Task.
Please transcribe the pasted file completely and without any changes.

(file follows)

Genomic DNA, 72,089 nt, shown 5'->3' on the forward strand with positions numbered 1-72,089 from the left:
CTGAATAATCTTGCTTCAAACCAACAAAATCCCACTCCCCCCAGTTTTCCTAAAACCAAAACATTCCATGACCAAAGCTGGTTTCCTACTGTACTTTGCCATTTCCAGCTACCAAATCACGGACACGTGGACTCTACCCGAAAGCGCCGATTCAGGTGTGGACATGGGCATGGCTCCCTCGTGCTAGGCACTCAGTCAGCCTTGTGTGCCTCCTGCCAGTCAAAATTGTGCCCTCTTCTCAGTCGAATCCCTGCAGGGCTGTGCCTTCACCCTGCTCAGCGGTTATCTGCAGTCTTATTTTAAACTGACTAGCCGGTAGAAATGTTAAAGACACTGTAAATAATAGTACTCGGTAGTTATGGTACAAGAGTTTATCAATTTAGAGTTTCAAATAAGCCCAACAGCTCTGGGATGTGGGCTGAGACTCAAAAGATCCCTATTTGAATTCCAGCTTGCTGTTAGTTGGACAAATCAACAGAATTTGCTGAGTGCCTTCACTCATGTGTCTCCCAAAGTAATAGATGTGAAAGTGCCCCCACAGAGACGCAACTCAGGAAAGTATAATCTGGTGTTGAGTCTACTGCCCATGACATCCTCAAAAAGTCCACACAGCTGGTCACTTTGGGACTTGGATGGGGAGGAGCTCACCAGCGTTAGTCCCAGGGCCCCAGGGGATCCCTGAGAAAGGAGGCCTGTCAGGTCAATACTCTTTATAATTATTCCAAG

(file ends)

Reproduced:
Genomic DNA, 72,089 nt, shown 5'->3' on the forward strand with positions numbered 1-72,089 from the left:
CTGAATAATCTTGCTTCAAACCAACAAAATCCCACTCCCCCCAGTTTTCCTAAAACCAAAACATTCCATGACCAAAGCTGGTTTCCTACTGTACTTTGCCATTTCCAGCTACCAAATCACGGACACGTGGACTCTACCCGAAAGCGCCGATTCAGGTGTGGACATGGGCATGGCTCCCTCGTGCTAGGCACTCAGTCAGCCTTGTGTGCCTCCTGCCAGTCAAAATTGTGCCCTCTTCTCAGTCGAATCCCTGCAGGGCTGTGCCTTCACCCTGCTCAGCGGTTATCTGCAGTCTTATTTTAAACTGACTAGCCGGTAGAAATGTTAAAGACACTGTAAATAATAGTACTCGGTAGTTATGGTACAAGAGTTTATCAATTTAGAGTTTCAAATAAGCCCAACAGCTCTGGGATGTGGGCTGAGACTCAAAAGATCCCTATTTGAATTCCAGCTTGCTGTTAGTTGGACAAATCAACAGAATTTGCTGAGTGCCTTCACTCATGTGTCTCCCAAAGTAATAGATGTGAAAGTGCCCCCACAGAGACGCAACTCAGGAAAGTATAATCTGGTGTTGAGTCTACTGCCCATGACATCCTCAAAAAGTCCACACAGCTGGTCACTTTGGGACTTGGATGGGGAGGAGCTCACCAGCGTTAGTCCCAGGGCCCCAGGGGATCCCTGAGAAAGGAGGCCTGTCAGGTCAATACTCTTTATAATTATTCCAAG